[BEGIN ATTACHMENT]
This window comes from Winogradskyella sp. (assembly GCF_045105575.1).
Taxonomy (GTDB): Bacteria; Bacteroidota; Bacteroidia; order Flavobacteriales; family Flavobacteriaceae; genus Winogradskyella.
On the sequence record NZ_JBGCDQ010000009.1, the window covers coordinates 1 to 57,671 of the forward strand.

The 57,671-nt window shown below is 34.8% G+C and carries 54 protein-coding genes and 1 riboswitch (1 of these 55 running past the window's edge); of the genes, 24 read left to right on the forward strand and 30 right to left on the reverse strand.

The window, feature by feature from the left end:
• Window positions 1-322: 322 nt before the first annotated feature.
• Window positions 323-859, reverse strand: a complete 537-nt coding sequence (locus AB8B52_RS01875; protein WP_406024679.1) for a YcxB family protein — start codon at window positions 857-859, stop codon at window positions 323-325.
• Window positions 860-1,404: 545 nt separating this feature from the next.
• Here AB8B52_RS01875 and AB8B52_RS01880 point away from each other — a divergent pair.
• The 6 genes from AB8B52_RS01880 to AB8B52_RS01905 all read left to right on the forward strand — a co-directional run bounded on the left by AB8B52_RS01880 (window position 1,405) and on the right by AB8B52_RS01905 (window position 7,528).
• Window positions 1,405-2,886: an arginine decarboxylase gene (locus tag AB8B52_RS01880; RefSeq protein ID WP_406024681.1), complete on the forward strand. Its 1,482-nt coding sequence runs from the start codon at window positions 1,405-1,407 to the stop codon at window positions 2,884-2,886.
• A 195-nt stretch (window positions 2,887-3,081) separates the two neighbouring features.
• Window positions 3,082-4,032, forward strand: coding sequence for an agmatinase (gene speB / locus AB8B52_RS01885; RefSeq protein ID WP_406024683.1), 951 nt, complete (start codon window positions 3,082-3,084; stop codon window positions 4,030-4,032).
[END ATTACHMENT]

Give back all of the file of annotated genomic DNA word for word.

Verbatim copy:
This window comes from Winogradskyella sp. (assembly GCF_045105575.1).
Taxonomy (GTDB): Bacteria; Bacteroidota; Bacteroidia; order Flavobacteriales; family Flavobacteriaceae; genus Winogradskyella.
On the sequence record NZ_JBGCDQ010000009.1, the window covers coordinates 1 to 57,671 of the forward strand.

The 57,671-nt window shown below is 34.8% G+C and carries 54 protein-coding genes and 1 riboswitch (1 of these 55 running past the window's edge); of the genes, 24 read left to right on the forward strand and 30 right to left on the reverse strand.

The window, feature by feature from the left end:
• Window positions 1-322: 322 nt before the first annotated feature.
• Window positions 323-859, reverse strand: a complete 537-nt coding sequence (locus AB8B52_RS01875; protein WP_406024679.1) for a YcxB family protein — start codon at window positions 857-859, stop codon at window positions 323-325.
• Window positions 860-1,404: 545 nt separating this feature from the next.
• Here AB8B52_RS01875 and AB8B52_RS01880 point away from each other — a divergent pair.
• The 6 genes from AB8B52_RS01880 to AB8B52_RS01905 all read left to right on the forward strand — a co-directional run bounded on the left by AB8B52_RS01880 (window position 1,405) and on the right by AB8B52_RS01905 (window position 7,528).
• Window positions 1,405-2,886: an arginine decarboxylase gene (locus tag AB8B52_RS01880; RefSeq protein ID WP_406024681.1), complete on the forward strand. Its 1,482-nt coding sequence runs from the start codon at window positions 1,405-1,407 to the stop codon at window positions 2,884-2,886.
• A 195-nt stretch (window positions 2,887-3,081) separates the two neighbouring features.
• Window positions 3,082-4,032, forward strand: coding sequence for an agmatinase (gene speB / locus AB8B52_RS01885; RefSeq protein ID WP_406024683.1), 951 nt, complete (start codon window positions 3,082-3,084; stop codon window positions 4,030-4,032).